I am feeling down since Merel left the boat in Paramaribo. She made me feel young — until she told me I was too old. So I signed on to a project boat owned by Yayo, a local character.
Bollemat is, I mean was, a great yacht. I was inspired by her construction, which is aluminium like Anjea, and her heritage as a 50 year-old sailing yacht. Yayo bought the boat for very little from a deceased estate after it had been adandoned here in Suriname for several years. She was built by Royal Huisman in the Netherlands, and sailed all over the Atlantic by at least two previous owners.
I've joined the project with the aim of rebuilding the power and control systems before sailing her to Marie Galant in the Caribbean. On my first visit to the boat I decided on the spot to completely redo the power systems, install solar, replace the charge controllers, battery management system and batteries. I kept it as simple as possible using Victron components and it has worked out very well.
Most of the instruments were shot, so they've been replaced with new sensors and a wifi-based information system.
Yayo is a confirmed hippie. He is Dutch and came to South America to avoid the draft in the early 1970's. He's traveled all over and now has restaurants, property and hotels in Suriname, French Guyana and now Guadeloupe where he wants to settle. His idea with Bollemaat is to sail between these countries, both for pleasure and as a means of transport. He has some sailing experience on a wooden barque that he owned and ran with a crew of ten and a full-time captain. Some time in the 1980's he ran Golden Harvest aground in the Marony River in Saint Laurent and built a very successful restaurant around the boat called La Goelette, but he has limited experience sailing a boat such as Bollemaat.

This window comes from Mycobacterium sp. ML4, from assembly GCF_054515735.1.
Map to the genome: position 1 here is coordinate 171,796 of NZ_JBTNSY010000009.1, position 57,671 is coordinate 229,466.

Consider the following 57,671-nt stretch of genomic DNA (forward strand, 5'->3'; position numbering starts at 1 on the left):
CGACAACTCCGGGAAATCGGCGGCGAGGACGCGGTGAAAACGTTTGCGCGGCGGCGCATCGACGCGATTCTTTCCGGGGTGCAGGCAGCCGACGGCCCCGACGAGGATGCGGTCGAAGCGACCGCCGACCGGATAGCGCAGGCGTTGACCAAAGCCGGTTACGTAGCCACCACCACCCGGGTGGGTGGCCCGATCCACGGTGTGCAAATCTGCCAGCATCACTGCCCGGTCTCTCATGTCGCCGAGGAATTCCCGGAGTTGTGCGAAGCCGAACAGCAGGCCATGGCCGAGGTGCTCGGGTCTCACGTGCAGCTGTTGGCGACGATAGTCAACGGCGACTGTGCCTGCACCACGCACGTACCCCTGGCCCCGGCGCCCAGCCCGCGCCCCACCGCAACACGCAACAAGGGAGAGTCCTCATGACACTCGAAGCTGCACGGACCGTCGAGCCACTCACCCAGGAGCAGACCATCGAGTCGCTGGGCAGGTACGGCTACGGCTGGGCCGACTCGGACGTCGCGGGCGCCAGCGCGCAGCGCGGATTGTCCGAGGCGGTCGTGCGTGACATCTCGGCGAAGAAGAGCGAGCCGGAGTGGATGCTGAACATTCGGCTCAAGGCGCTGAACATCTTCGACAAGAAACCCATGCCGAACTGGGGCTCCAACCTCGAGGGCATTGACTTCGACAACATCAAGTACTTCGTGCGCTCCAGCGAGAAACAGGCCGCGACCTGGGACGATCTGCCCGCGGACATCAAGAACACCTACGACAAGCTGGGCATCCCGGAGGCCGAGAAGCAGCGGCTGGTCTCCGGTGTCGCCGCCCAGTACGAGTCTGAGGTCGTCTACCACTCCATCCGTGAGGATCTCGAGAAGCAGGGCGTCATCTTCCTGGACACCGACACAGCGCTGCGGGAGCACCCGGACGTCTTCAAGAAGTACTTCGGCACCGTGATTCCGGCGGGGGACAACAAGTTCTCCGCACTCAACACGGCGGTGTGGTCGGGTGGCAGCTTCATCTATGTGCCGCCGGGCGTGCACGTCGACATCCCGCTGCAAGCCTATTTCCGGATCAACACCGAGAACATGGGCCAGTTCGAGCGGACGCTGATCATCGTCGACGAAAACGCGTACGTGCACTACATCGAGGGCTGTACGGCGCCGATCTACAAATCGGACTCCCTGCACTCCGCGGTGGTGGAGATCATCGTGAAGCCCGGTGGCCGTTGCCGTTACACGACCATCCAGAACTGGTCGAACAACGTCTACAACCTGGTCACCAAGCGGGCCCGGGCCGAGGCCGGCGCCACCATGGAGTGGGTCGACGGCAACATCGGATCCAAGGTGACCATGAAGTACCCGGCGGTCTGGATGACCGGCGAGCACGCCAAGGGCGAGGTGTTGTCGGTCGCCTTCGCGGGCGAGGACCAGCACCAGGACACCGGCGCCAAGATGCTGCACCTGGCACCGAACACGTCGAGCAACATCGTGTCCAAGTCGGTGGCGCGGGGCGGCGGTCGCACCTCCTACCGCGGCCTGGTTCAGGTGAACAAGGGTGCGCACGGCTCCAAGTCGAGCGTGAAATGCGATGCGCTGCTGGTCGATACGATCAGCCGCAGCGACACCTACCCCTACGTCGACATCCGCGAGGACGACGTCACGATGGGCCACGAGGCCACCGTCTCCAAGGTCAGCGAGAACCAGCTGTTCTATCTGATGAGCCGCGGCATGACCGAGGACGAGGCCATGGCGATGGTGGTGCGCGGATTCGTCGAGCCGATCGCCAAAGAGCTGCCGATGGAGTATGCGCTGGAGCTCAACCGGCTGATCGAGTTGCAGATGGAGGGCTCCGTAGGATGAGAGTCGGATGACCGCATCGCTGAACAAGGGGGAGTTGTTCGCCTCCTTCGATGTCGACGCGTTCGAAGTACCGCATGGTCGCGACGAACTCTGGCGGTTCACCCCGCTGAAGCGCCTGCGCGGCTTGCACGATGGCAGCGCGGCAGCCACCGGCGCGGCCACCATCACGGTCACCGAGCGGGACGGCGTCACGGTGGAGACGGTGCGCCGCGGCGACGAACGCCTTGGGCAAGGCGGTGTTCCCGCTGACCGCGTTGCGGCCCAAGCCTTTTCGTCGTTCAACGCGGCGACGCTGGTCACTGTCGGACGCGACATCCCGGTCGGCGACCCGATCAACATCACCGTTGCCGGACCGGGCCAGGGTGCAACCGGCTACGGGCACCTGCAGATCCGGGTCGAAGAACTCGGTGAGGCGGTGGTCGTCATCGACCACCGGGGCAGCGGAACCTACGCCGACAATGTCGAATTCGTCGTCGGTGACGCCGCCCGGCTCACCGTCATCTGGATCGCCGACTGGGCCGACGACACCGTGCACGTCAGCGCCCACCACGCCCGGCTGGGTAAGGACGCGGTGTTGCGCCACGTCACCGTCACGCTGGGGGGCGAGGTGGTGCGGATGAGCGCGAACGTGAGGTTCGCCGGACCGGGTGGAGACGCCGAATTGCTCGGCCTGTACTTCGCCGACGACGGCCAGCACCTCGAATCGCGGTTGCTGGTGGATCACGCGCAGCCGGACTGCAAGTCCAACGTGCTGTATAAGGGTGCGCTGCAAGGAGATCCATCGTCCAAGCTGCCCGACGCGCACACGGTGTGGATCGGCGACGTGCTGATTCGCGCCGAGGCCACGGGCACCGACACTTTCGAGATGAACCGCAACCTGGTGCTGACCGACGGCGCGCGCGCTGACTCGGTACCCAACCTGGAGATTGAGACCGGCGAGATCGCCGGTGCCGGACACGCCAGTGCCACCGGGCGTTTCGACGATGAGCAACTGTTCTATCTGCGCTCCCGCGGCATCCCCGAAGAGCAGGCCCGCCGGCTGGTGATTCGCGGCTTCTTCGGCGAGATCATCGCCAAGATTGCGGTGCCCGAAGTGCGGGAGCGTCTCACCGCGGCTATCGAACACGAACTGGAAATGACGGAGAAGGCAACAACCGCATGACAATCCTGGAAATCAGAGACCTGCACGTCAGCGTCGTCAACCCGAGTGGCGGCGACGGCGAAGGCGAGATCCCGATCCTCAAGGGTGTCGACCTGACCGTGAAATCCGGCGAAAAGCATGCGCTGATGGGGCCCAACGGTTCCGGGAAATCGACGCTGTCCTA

The Golden Harvest is now a restaurant called La Goelette
The project has been good medicine for me. Yayo is an inspiring leader with a small group of helpers and we are a good team. Wim is an exceptional timberworker who fitted out powerboats and sailing vessels in Holland before he came to Suriname. Fino is another Dutch expatriate with good all-round mechanical skills. Between us we've made huge progress and the boat now basically works, although there are many outstanding problems such as no working toilet, no water, no fridge, no autohelm, no wind vane, and worn rudder bearings that make a horrible chatter when we sail fast. But she does sail and she sails beautifully!
Bollemaat drifting downwind
The plan now is to sail her to Saint Marie for Christmas, where Yayo's wife Fabian is waiting.